I thoroughly enjoyed the entire "Event" series (first two: Island In The Sea Of Time, Against the Tide of Years) As with all of Stirling's work, the pr...moreI thoroughly enjoyed the entire "Event" series (first two: Island In The Sea Of Time, Against the Tide of Years) As with all of Stirling's work, the premise is ridiculous: in this series, the entire island of Nantucket has been mysteriously transported back to roughly 1250 BC. But the exposition is excellent, with compelling characters, great pacing, and imaginative but believable plotting once the premise is accepted. In this final book, the Nantucketers press their war against the rebel sociopath William Walker, and separately his ally Isketerol. The author has a rather geeky sense of humor, which the reader may chose to interpret as campy or hilarious depending on mood. One of his characters - an otherwise cerebral and scholarly fellow - gives into the urge to greet a foreign head of state with V'd fingers and "Live long and prosper," and on another occasion urges his arch enemy "go away, you silly Greek kanigit, or I will taunt you a second time." Oh, and make sure you watch the classic movie "Zulu" before reading "Oceans of Eternity," or you'll entirely miss a very extended joke. All in all, I can't think when I've enjoyed a sci-fi series more, especially in the "alternate history" genera, unless it is Stirling's other series in the same universe, the "Change" novels. (less)
This is a very old Stirling / Drake collab (first book ~91) following the attempts of Raj Whitehall, chosen of the great war computer, to reunite his...moreThis is a very old Stirling / Drake collab (first book ~91) following the attempts of Raj Whitehall, chosen of the great war computer, to reunite his world. Compared to other books by these authors both individually and co-written, this one ranks near the bottom. While the story and the characters did hit their stride around the end of the first book, there is a distinct lack of truly likable characters, not to mention a cause that you can cheer for. Indeed, the core conflicts may be reasonably described a fights between the bad guys and the worse. Who do we want to win? The bad guys of course... but it's hard to get all that excited about it. This series is regularly compared to another Drake colab, the Belisarius saga (beginning withAn Oblique Approach) because of the remarkable similarity in basic plot. Belisarius is by far the more enjoyable of the two, and for me it comes down to characters. In Belisarius, many of them are genuinely likable people with strong senses of honor, justice, and the like. They also get developed pretty nicely. Here no-one - not even Raj himself - gets more than broad strokes. The focus is almost entirely on the military side of things: logistics, tactics, politics thereof, and of course the fighting itself.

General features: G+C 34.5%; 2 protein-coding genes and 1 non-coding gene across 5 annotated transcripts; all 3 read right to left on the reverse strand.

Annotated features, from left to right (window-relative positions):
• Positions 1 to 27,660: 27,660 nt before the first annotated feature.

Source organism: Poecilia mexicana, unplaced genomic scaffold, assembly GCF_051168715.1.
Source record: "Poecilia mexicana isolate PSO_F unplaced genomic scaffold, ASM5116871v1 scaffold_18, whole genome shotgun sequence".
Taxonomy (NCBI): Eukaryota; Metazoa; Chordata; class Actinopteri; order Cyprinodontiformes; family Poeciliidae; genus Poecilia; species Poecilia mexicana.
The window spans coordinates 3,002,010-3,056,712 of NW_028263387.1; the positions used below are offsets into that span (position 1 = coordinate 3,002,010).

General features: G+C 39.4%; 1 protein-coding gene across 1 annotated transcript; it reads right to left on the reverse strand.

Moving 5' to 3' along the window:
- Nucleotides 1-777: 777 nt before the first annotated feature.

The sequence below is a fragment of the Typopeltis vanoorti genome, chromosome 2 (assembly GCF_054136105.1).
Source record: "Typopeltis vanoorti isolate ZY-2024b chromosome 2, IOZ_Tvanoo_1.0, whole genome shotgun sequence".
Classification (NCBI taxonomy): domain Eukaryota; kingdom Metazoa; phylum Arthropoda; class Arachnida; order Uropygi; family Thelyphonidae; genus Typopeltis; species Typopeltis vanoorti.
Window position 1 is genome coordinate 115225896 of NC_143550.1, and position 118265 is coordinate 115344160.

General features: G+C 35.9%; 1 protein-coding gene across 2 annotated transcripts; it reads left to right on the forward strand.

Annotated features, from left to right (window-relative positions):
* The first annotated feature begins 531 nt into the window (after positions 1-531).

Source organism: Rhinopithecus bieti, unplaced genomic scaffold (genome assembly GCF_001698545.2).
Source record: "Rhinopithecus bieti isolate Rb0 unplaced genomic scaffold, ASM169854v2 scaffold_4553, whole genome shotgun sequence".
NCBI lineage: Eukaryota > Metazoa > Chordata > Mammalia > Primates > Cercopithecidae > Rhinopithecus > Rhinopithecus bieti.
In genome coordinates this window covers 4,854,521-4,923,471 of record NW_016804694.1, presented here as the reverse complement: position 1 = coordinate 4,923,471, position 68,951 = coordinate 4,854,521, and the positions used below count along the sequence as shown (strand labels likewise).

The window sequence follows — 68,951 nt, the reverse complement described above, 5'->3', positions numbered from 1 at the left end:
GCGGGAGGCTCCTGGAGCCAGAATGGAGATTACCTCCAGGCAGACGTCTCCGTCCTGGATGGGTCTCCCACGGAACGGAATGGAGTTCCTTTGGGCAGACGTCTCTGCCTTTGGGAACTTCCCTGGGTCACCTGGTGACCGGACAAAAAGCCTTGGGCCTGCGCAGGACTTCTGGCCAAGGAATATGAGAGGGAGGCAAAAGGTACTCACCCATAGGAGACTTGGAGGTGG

The thing is, I am willing to bet that this is the more Realistic of the two series. I am sure that if I spend much time looking through the reviews on this volume I will see no end of complaints about Drake's "Misogynism," his objectifying of women, etc, etc, etc. Bollocks. He's not a misogynist, he's a realist. Are 95% of the female characters in this book either scheming wives of noblemen, whores, or (in several cases) both? Absolutely. Do most of the women encountered by the soldiers end up raped, enslaved, or worse? Yup. Does this indicate that the author hates women and believes they ought all be treated this way? Let's be serious. Honestly, what "The Hammer" and "The Forge" do is describe war between basically feudal societies in brutal, unflinching detail. People lose limbs, when they're not simply blown to bloody pulp. Women are raped. Everyone who loses is killed or enslaved. Soldiers steal from the army, pillage the landscape - even their "own" people, and are motivated largely by the potential for plunder. Politicians screw over their troops, distrust their generals, and calmly and civilly plunder their own districts even more thoroughly than the army on its worst day. Sounds a lot like reality to me. It also isn't much fun to read: I am sure that this series didn't sell anywhere near as well as the Belisarius analog. We greatly prefer fantasy. (less)
My husband has recently devoured the "Dies the Fire" series, but since he checked them out from the library I haven't had opportunity to read them. In...moreMy husband has recently devoured the "Dies the Fire" series, but since he checked them out from the library I haven't had opportunity to read them. Instead this stand-alone story was my first Stirling, and I found the author to live up to his hype. Obviously there's a pretty significant fantasy element to the story - random returning WWII soldier accidentally opens a portal to a parallel universe where Columbus never arrived in America. Variations on a theme most sci-fi fans have read before. But it's what he Does with his parallel universe that sets "Conquistador" apart: he keeps a secret from the world at large, while populating it with people - and animals - of his own choosing. The story - which flips frequently between the 40's, 70's, and 2008 - is told in an engaging manner, with believable and mostly likeable characters - and the ones that aren't likeable you at least appreciate. Without giving too much away, I appreciated the fact that the settlers from the 40s made most of the same "mistakes" of the settlers of the 16 and 1700's in our universe. Interesting to consider that as fasionable as it is to pillory our ancestors for decimating the native populations (people, animals, etc.), there are quite probably some historical inevitabilities at work. :)
Anyway, this book places Stirling squarely in the same category as Turtledove as far as master writers of alternative histories. (less)